Calls to “defund the police” appeared to come out of nowhere to the average American — fueled by the anger over the death of George Floyd — however, such demands have been around for nearly a decade, if not longer.
The sentiment was popular among the far-left activists of the “Occupy” movement protesting economic inequality as far back as 2011.
One Occupy Oakland activist, Reginald James, tweeted on November 15, 2011: “We should occupy city hall with one demand: refund the schools and defund the police,” with a #oo hashtag that stood for “Occupy Oakland.”
“We should occupy city hall with one demand: refund the schools and defund the police” #oo
— RAsheed ☥ Shabazz (@Rasheed_Shabazz) November 15, 2011
The mentor of Black Lives Matter’s co-founder Patrice Khan-Cullors, Eric Mann, called for defunding the police as early as 2007.
“In the Black communities and Latino communities today, the police are your enemy and the police are moving against you at virtually everything you do,” he said at a lecture in 2007. “We need a reduction in the number of police.”
At another lecture in 2010, he said, “We want the social welfare state, not the police state. We want a hundred thousand more buses, new hospitals, new health clinics and public schools, and a hundred thousand less police.”
Calls to “defund the police” next gained attention in 2015 with the Chicago-based Black Youth Project 100, an organization for Black youth activists founded by University of Chicago professor Cathy Cohen in 2013.
The group released a policy agenda in 2014 that focused on “police accountability and ending mass criminalization.”
The organization mobilized around the high-profile deaths of several Black men in 2014, such as Michael Brown, Eric Garner, and Laquan McDonald.
A Chicago Tribune reporter captured a photo of a protest on November 26, 2015 in which activists chanted “Defund the police.”
— Megan Crepeau (@crepeau) November 26, 2015
BYP activist Breanna Champion appeared on MSNBC on December 10, 2015. “One of our major demands is that police be defunded and that that money used to fund police be used to fund black futures and be used to fund our communities and things that we need,” she said.
— Free Beacon (@FreeBeacon) December 10, 2015
BYP100’s chapters called for defunding the police in other cities as well. The organization tweeted on January 16, 2016: “DC BYP asking that @MayorBowser defund the police and invest in schools. #BuildBlackFutures #ReclaimMLK.”
— BYP100 (@byp100) January 17, 2016
By 2016, Black and Latino activists combined forces to call for defunding the police and dismantling Immigration and Customs Enforcement (ICE).
Organizers with the group Organized Communities Against Deportations (OCAD) shut down a street in Chicago in February 2016, holding a banner that called for both defunding the police and dismantling ICE.
— OCAD (@OCAD_CHI) February 16, 2016
Protests to defund the police continued throughout 2016 across the country, appearing to gain steam during the summer, ahead of the presidential election.
— #BlackLivesMatter-LA (@BLMLA) April 15, 2016
— gillian giles (@giles_gillian) July 20, 2016
— Mariah (@MariahMyriah) July 21, 2016
Anti-police protesters in New York City scored a major coup in August 2016, when New York City Mayor Bill de Blasio fired New York City Police Commissioner Bill Bratton in August 2016, amid criticism of racist policing.
Then-New York University doctoral candidate and now-Northwestern University journalism professor Steven Thrasher authored a Guardian article in August 2016 with the headline: “New York’s newest protesters are right: it’s time to defund police.”
The newest occupiers in town are right: It’s time to defund the police https://t.co/ioI040H4eO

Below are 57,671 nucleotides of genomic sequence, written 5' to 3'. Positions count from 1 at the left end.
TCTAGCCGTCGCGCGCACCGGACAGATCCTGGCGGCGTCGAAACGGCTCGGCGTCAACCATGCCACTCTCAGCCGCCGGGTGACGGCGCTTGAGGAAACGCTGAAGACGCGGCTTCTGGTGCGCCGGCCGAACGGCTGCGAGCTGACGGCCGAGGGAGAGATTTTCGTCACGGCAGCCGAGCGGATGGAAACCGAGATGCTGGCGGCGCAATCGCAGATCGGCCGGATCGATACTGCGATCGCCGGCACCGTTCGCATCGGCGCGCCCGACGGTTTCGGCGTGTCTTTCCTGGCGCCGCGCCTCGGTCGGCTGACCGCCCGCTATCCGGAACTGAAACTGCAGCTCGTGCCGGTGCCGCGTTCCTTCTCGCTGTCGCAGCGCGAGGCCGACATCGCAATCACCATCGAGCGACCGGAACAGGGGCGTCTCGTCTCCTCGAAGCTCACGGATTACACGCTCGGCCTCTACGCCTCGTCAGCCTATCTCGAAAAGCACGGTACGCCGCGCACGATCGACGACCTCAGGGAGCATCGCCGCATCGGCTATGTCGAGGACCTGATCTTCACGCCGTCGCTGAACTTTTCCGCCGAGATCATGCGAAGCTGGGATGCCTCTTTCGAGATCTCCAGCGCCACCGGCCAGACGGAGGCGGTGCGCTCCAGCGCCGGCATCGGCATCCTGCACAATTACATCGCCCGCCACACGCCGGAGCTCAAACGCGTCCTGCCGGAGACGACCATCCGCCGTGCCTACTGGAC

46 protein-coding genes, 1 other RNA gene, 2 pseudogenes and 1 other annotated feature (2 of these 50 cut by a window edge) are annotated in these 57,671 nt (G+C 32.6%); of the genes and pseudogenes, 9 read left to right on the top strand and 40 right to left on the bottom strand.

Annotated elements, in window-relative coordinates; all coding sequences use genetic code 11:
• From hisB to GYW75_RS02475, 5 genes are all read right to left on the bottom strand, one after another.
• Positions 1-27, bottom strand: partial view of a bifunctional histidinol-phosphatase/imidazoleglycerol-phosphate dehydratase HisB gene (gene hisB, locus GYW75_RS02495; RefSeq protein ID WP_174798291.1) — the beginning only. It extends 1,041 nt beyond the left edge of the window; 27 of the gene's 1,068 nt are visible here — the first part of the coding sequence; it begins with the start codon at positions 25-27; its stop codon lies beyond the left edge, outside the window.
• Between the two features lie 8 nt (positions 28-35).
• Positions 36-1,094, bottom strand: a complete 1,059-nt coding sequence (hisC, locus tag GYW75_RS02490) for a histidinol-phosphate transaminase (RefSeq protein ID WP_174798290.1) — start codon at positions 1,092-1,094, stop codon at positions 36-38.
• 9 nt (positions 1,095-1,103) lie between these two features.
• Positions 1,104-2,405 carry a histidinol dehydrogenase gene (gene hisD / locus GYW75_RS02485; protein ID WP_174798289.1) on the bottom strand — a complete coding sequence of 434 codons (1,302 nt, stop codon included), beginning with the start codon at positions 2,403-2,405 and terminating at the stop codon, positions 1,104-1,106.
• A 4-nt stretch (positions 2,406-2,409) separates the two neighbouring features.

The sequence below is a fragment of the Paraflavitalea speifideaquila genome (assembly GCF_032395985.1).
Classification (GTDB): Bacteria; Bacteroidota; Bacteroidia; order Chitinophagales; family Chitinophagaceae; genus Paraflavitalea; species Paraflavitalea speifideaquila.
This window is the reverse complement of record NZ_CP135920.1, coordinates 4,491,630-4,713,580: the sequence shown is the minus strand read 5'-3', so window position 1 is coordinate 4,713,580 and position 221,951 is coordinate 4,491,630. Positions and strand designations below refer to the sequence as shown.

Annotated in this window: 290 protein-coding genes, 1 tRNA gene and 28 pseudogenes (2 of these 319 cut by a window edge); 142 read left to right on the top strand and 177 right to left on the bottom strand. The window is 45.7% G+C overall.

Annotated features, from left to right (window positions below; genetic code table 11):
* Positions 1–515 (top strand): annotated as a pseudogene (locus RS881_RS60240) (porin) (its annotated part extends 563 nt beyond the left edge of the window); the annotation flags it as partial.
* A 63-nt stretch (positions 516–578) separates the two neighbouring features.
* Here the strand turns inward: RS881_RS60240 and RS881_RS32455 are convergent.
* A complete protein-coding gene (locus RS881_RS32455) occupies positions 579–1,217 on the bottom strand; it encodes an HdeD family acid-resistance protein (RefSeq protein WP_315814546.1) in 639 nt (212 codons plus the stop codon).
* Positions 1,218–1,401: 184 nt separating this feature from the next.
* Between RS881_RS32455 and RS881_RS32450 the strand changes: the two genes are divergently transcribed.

— Dr. Thrasher (@thrasherxy) August 3, 2016
The New York Times published an article in August 2016 examining “racial bias” in policing, which has since been updated to include coverage of the Trump administration.
Excessive force, unnecessary stops, unlawful searches: here’s a look at how racial bias plays out in policing https://t.co/hyshUla8vF
— The New York Times (@nytimes) August 11, 2016
Anti-police demands continued through the 2016 presidential election.
— #EndIntersexSurgery (@Pidgejen) September 21, 2016
THE POLICE LIE PERIOD. DISARM THE POLICE, DEFUND THE POLICE AND DEMAND THE END OF POLICING AS WE KNOW IT. #charlotteuprising
— Rosa A. Clemente (@rosaclemente) September 25, 2016
— Esha Kaur Sarai (@egkaur) September 24, 2016
“Outside of the hands that do harm.” Then defund the police and redirect funds. They’re the ones shooting. #debatenight
— Kirsten West Savali (@KWestSavali) September 27, 2016
— PPL’s Response Team (@ChiCopWatch) October 9, 2016
The calls appeared to accelerate after the election of President Donald Trump, as angry Democrats took to the streets in response to his election and immigration policies.
Supporters of defunding the police appeared to expand from mostly Black and Latino activists to include white and socialist activists.
POC are not safe in this country. Disarm and defund the police. https://t.co/Vhgf86yVTi
— defund 12 fund black trans lives (@marybustamonte) December 22, 2016
And a child. Defund the police. Send them home. Whose streets? Our streets. https://t.co/zZiTZum1bS
— trav_stone (@trav_stone) January 20, 2017
‘Maybe the demand of BLM is the only long-term solution: defund the police and devote the $ to services & education’ https://t.co/qa2gJElgUQ
— Advancement Project National Office (@adv_project) January 25, 2017
some ways to support trans youth:
-defund the police
-give money to youth shelters
-support Black Lives Matter
— Avery Alder, Buried Without Ceremony (@lackingceremony) February 24, 2017
— WTVR CBS 6 Richmond (@CBS6) March 5, 2017
— Kati Sipp
(@KatiSipp) May 1, 2017
— Darwin BondGraham (@DarwinBondGraha) June 27, 2017
misses Michael Brooks #LeftIsBest (@JackieHardCoreG) September 10, 2017
Calls to defund the police continued with vigor throughout 2018, as U.S. congressional mid-term elections approached.
— Luzifer (@trans_lucent) January 8, 2018
De-militarize the police. Defund the police. Disband the police.
— Emily of the State (@EmilyGorcenski) February 5, 2018
Defund the police. https://t.co/vD2JIKhi0O
— pdx law grrrl (@pdxlawgrrrl) August 29, 2018
Defunding the police became an issue in the Florida gubernatorial race, with Democrat candidate Andrew Gillum signing a pledge to defund the police and Rep. Ron DeSantis (R-FL) vowing to stand up for police.